The wise wizard and the rugby player conquer the 1922 up run

2011-05-20 00:00

WHEN 19 617 runners entered the 2011 Comrades Marathon they were following in the footsteps of events of 1922, the first up run of the Comrades­ Marathon.

That year there were 114 entrants with a 22% dropout to the 89 who toed the line. The race start was brought forward to 6 am with a 12-hour cutoff time, as is the case for this year’s 86th running.

Defending champion Bill Rowan was favourite, although there were many better-prepared runners for the second running than the original in 1921. Rowan had travelled back from the Belgian Congo to defend the title and a crowd of over 2 000 came to witness the start, which was held from Tollgate on Berea Ridge, not at the now traditional start at the Durban City Hall.

The four-kilometre climb up Berea­ Road was felt to be too gruelling to be included in the first up run, something the Comrades Class of 2011 would do well to contemplate prior to setting off at a hare’s pace from the city centre.

The race was seven minutes late in starting and when the mayor fired the gun it seemed as though the runners were intent on making up time in the first 20 km. E. W. Williams was the early leader through to the Rugby Hotel in Pinetown with five others ahead of the main core.

There were 20 tail enders, including a 39-year-old farmer from Harding named Arthur Newton who, it was reported “looked probably the least likely of candidates to cover the gruelling course”.

It took Williams two hours, 27 minutes to reach Hillcrest (about 34 km) with a four-minute lead over Purcell followed by Phillips and Smith and Vahl.

At the top of Botha’s Hill, Williams withdrew with a chest pain that some mistook as being a heart seizure­, while Newton was steadily moving through the field from around 10th last to be fifth in Drummond.

Purcell was 20 minutes ahead of Newton at the top of Inchanga with Phillips lying in second, but carved this down to seven minutes by the time Purcell had reached Harrison Flats in four hours, 37 minutes. Philips had dropped back with cramps and just before Camperdown it was race number 77, Newton, who was leading the race and crossing the railway bridge (about 62 km) in four hours, 53 minutes.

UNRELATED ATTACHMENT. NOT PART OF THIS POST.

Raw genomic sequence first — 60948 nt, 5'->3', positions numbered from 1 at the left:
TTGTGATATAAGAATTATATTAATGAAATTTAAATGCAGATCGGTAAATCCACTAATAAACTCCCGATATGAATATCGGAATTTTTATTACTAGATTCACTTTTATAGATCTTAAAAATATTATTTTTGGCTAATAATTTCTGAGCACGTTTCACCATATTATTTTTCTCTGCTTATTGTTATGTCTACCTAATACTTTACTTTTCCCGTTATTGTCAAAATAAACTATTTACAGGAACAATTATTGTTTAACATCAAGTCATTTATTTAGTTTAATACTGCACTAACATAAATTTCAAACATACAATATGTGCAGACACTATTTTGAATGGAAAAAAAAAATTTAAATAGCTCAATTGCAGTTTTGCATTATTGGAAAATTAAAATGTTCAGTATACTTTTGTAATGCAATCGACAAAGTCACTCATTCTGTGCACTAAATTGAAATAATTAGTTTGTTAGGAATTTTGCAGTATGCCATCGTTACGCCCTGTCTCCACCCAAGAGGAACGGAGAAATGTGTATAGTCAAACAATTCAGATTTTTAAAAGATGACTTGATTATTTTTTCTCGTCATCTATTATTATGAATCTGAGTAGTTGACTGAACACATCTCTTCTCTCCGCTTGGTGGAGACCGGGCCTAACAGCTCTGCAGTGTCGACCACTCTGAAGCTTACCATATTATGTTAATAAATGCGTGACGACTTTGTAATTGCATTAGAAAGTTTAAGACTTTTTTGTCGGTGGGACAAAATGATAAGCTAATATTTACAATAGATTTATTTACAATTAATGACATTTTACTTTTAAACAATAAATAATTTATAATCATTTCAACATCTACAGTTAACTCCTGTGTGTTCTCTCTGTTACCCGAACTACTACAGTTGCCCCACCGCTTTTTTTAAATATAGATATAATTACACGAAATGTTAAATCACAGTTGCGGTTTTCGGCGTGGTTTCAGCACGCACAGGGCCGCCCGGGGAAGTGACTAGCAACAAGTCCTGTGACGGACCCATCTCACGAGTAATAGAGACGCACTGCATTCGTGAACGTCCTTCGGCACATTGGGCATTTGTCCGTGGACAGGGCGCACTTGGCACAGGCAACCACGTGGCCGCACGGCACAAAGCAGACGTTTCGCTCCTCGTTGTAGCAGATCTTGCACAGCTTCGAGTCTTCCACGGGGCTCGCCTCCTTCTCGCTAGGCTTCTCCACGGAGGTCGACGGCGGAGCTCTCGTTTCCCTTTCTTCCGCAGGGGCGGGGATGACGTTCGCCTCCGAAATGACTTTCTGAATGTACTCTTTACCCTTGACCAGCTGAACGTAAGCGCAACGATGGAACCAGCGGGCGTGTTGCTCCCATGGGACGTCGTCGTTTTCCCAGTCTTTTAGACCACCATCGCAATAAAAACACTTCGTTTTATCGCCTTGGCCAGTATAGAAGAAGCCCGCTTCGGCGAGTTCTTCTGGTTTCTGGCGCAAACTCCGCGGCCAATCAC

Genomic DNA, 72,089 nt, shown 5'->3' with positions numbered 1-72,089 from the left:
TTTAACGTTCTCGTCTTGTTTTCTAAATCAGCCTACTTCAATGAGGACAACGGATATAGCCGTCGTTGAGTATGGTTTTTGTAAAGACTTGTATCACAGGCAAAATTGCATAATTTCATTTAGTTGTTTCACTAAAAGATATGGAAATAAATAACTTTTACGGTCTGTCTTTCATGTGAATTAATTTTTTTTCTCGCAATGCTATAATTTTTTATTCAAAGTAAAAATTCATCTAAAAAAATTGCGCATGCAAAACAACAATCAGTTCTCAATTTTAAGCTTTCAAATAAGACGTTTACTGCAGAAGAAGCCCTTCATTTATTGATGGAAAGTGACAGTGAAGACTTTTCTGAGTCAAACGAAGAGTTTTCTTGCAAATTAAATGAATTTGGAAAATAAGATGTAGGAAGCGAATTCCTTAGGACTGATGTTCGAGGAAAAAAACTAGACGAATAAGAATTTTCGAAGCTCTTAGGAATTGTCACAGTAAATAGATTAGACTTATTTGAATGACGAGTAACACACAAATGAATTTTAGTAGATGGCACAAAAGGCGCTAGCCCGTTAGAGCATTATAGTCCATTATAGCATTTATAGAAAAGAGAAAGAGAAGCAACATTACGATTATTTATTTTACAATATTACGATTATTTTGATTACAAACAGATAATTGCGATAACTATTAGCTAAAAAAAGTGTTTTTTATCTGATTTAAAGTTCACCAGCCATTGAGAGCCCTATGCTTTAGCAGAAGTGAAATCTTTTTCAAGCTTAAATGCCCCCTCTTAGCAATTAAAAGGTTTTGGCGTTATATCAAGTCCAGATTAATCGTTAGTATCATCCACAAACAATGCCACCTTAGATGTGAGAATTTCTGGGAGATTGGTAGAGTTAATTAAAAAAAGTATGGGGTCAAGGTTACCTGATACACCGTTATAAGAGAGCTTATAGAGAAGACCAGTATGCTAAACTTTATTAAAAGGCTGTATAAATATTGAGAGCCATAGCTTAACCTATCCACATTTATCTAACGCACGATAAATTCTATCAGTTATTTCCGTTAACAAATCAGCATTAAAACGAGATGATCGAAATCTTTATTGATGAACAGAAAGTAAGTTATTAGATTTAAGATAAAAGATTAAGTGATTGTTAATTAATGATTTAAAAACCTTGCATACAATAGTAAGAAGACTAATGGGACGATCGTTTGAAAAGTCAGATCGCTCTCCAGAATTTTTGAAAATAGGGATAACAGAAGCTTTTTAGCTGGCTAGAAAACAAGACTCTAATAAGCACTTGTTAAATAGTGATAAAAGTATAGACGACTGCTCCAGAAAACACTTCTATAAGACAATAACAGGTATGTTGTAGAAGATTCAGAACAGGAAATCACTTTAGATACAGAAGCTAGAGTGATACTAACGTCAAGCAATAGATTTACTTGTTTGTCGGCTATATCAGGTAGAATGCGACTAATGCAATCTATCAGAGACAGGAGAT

Although keeping good pace on the down from Umlaas Road, Newton dreaded the two-kilometre climb up Polly Shortts hill. By shortening his stride he made slow but constant progress to the steepest point where he momentarily stopped, questioning whether to continue.

Years later he wrote: “I began to feel it was impossible to keep going. It got so bad that when I came to the steepest part, I stopped dead in a single stride, convinced at that moment that it was worse than absolute idiocy to attempt to carry on. Two seconds consideration, however, told me that it was probably as bad for those behind me, also that as I had stuck so much it probably didn’t make much odds if a trifle more were added. Without debating the point I shoved one foot in front of the other and continued the climb.”

Once over the crest of Polly Shortts and fuelled by a second half-tot of brandy, Newton moved through the city to finish in the showgrounds in eight hours, 40 minutes. Philips overcame his cramps to finish second in 9:09 with Bill Rowan third in 9:19.

It was the first of five wins by Newton who went on to become one of the greatest coaches and to be known as the grandfather of distance running.

Newton was a wisely wizard who evolved numerous strategies and coaching principles over the years, many of which would seem to have been initiated even in his very first run in 1922.

If Newton was the wizardly wise man of Comrades then Bill Payn — a school teacher, South African rugby and Natal cricket player — was the character of the 1922 race.

The Harding farmer talked Payn, who hosted Newton the night before the race, into trying the run.

Running in his rugby boots, the talented sportsman relied on his rugby fitness to cover the distance and considered the day as a jaunt, if not a picnic.

Ironically, Payn was considerably ahead of Newton in the early part of the race, before stopping in Hillcrest for a breakfast of eggs. He used the stop as an opportunity to put hair cream on his feet to reduce the blisters and chafing of the boots.

Further up the route he joined another runner, nicknamed Zulu-Wade, for a curried chicken casserole, and eight kilometres later they celebrated their arrival at halfway with a cold beer. Although Wade called it quits at the hotel, Payn got back out on the road and sustained himself through to the finish with 36 oranges, water, tea and a glass of peach brandy. Payn’s go-as-you-please approach may appear unusual today, but it saw him through to an eighth-place finish in 10 hours, 56 minutes. He was in good enough condition to turn out for a club rugby match the following day, this time in sandshoes (plimsoles).

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